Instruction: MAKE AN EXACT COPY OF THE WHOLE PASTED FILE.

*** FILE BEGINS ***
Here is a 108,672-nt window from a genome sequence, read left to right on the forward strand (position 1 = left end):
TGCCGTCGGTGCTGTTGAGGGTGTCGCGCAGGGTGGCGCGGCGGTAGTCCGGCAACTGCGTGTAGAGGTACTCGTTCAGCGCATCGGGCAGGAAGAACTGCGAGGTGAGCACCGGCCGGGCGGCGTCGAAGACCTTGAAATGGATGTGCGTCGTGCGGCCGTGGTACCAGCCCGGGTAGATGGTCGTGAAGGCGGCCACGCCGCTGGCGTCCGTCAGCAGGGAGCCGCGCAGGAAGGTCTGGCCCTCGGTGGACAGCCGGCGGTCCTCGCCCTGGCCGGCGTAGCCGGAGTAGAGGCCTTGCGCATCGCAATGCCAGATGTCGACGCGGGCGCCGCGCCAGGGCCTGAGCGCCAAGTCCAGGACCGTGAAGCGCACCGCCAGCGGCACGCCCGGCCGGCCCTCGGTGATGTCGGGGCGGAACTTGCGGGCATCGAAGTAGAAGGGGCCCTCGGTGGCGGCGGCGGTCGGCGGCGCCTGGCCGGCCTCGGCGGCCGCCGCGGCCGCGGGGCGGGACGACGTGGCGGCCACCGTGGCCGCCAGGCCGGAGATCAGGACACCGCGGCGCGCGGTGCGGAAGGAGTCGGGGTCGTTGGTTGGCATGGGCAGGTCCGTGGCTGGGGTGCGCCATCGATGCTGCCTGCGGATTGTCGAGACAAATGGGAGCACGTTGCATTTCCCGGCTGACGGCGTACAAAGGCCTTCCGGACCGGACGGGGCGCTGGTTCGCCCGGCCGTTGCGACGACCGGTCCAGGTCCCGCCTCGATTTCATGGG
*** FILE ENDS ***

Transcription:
Here is a 108,672-nt window from a genome sequence, read left to right on the forward strand (position 1 = left end):
TGCCGTCGGTGCTGTTGAGGGTGTCGCGCAGGGTGGCGCGGCGGTAGTCCGGCAACTGCGTGTAGAGGTACTCGTTCAGCGCATCGGGCAGGAAGAACTGCGAGGTGAGCACCGGCCGGGCGGCGTCGAAGACCTTGAAATGGATGTGCGTCGTGCGGCCGTGGTACCAGCCCGGGTAGATGGTCGTGAAGGCGGCCACGCCGCTGGCGTCCGTCAGCAGGGAGCCGCGCAGGAAGGTCTGGCCCTCGGTGGACAGCCGGCGGTCCTCGCCCTGGCCGGCGTAGCCGGAGTAGAGGCCTTGCGCATCGCAATGCCAGATGTCGACGCGGGCGCCGCGCCAGGGCCTGAGCGCCAAGTCCAGGACCGTGAAGCGCACCGCCAGCGGCACGCCCGGCCGGCCCTCGGTGATGTCGGGGCGGAACTTGCGGGCATCGAAGTAGAAGGGGCCCTCGGTGGCGGCGGCGGTCGGCGGCGCCTGGCCGGCCTCGGCGGCCGCCGCGGCCGCGGGGCGGGACGACGTGGCGGCCACCGTGGCCGCCAGGCCGGAGATCAGGACACCGCGGCGCGCGGTGCGGAAGGAGTCGGGGTCGTTGGTTGGCATGGGCAGGTCCGTGGCTGGGGTGCGCCATCGATGCTGCCTGCGGATTGTCGAGACAAATGGGAGCACGTTGCATTTCCCGGCTGACGGCGTACAAAGGCCTTCCGGACCGGACGGGGCGCTGGTTCGCCCGGCCGTTGCGACGACCGGTCCAGGTCCCGCCTCGATTTCATGGG